Why Carrie Mae Weems Doesn’t Want Your “Black” Art Exhibitions (or Your Women’s Shows Either)

Why Carrie Mae Weems Doesn’t Want Your “Black” Art Exhibitions (or Your Women’s Shows Either)

The annual rite of February’s African-American History Month in America feels more and more like a mixed blessing with each passing year. On one hand, setting aside time to learn the story of Jackie Robinson, for example, ensures that the story of the struggle won’t be forgotten. On the other hand, what does designating a specific month for African-American history say about the other months? Can we and should we really compartmentalize history in this way? Similarly, when well-intentioned museums stage group exhibitions for African-American and/or women artists, does the value of making up for past wrongs outweigh the continuation of using such categories? Artist Carrie Mae Weems, subject of the exhibition Carrie Mae Weems: Three Decades of Photography and Video, the first solo retrospective ever of an African-American woman artist at the Solomon R. Guggenheim Museum in New York City, believes that the time for racial- and/or gender-based shows is over. Why Carrie Mae Weems doesn’t want your “black” art exhibitions (or your women’s shows either) may help end the days of such curatorial practices and open up a new way of seeing not just these artists, but difference itself.


The Weems show at the Guggenheim covers a wide range of her work from the past three decades. The majority of the works involve her photography (especially her photographic series), but Weems multimedia works—texts, videos, and audio recordings—supplement and help underline the themes of the photographs, which the show organizes chronologically to better display Weems’ development as much as her consistency. The common thread running through series such as Family Pictures and Stories (1978-1984), Kitchen Table Series (1990), Sea Islands Series (1991-1992), Africa (1993), and Slave Coast (1993) is how community is shaped in the midst of difference. Obviously, Weems as an African-American woman taking photographs of herself and her family or their heritage will depict African-Americans and women and their heritage, but Weems wants “people of color to stand for the human multitudes” rather than purely for a single group. It’s easy to assume that that Weems wants to make a statement about her personal condition, but it can be sometimes hard to take the next step with her to see how her statement is the statement of all outsiders. The next logical (or illogical) step is to see how we’re all “outsiders” in some sense until we stop putting others (and ourselves) into groups.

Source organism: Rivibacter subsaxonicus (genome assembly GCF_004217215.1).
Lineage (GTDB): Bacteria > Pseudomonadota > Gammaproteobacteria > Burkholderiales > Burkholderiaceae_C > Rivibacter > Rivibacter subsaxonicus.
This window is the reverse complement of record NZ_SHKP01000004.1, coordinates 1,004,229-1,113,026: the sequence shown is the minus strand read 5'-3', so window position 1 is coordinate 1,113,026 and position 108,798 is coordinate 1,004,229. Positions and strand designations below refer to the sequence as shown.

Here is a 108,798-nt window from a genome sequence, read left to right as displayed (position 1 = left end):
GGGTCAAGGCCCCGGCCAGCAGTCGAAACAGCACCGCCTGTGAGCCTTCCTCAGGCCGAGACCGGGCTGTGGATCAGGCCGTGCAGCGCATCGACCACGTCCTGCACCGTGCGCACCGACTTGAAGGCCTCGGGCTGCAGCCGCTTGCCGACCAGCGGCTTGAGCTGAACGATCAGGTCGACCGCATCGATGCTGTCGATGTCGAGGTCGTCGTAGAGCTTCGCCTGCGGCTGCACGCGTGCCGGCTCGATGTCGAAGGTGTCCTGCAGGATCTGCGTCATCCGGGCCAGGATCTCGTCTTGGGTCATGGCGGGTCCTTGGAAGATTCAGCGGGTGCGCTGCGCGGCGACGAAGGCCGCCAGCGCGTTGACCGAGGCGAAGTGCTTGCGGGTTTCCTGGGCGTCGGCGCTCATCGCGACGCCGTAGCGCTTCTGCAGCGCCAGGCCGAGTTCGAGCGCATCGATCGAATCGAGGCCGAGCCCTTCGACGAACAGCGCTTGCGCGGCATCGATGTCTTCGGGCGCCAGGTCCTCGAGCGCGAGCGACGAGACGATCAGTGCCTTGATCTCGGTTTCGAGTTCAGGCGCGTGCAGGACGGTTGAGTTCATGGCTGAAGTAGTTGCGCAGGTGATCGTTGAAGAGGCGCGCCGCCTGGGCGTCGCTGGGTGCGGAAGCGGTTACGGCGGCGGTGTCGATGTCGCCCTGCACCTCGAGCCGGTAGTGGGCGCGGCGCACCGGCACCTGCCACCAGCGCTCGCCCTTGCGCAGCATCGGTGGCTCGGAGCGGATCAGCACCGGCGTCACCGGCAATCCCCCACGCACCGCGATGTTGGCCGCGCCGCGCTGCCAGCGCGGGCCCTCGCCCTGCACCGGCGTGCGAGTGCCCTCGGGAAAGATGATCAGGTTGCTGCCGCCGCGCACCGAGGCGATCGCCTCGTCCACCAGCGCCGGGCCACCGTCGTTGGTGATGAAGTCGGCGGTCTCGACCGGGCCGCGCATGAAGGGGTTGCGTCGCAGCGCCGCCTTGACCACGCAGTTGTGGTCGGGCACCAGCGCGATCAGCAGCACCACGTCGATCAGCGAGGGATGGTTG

For example, in Untitled (Woman and daughter with makeup) from the Kitchen Table Series (detail shown above), you see a black woman and her daughter at an everyday table engaging in the everyday act of applying makeup. The image appears within a series that shows the same woman not just interacting with her husband and other daughters, but also appearing alone, playing solitaire in her solitude. The only constant is the kitchen table itself, the place of gathering to eat, to laugh, to love, to argue, and to simply be, whether together or alone. To read Weems work as purely autobiographical is to limit both her and ourselves. To see how she puts the constants of life—the common denominators—front and center is to recognize how divisive identity politics, however well intentioned, can be.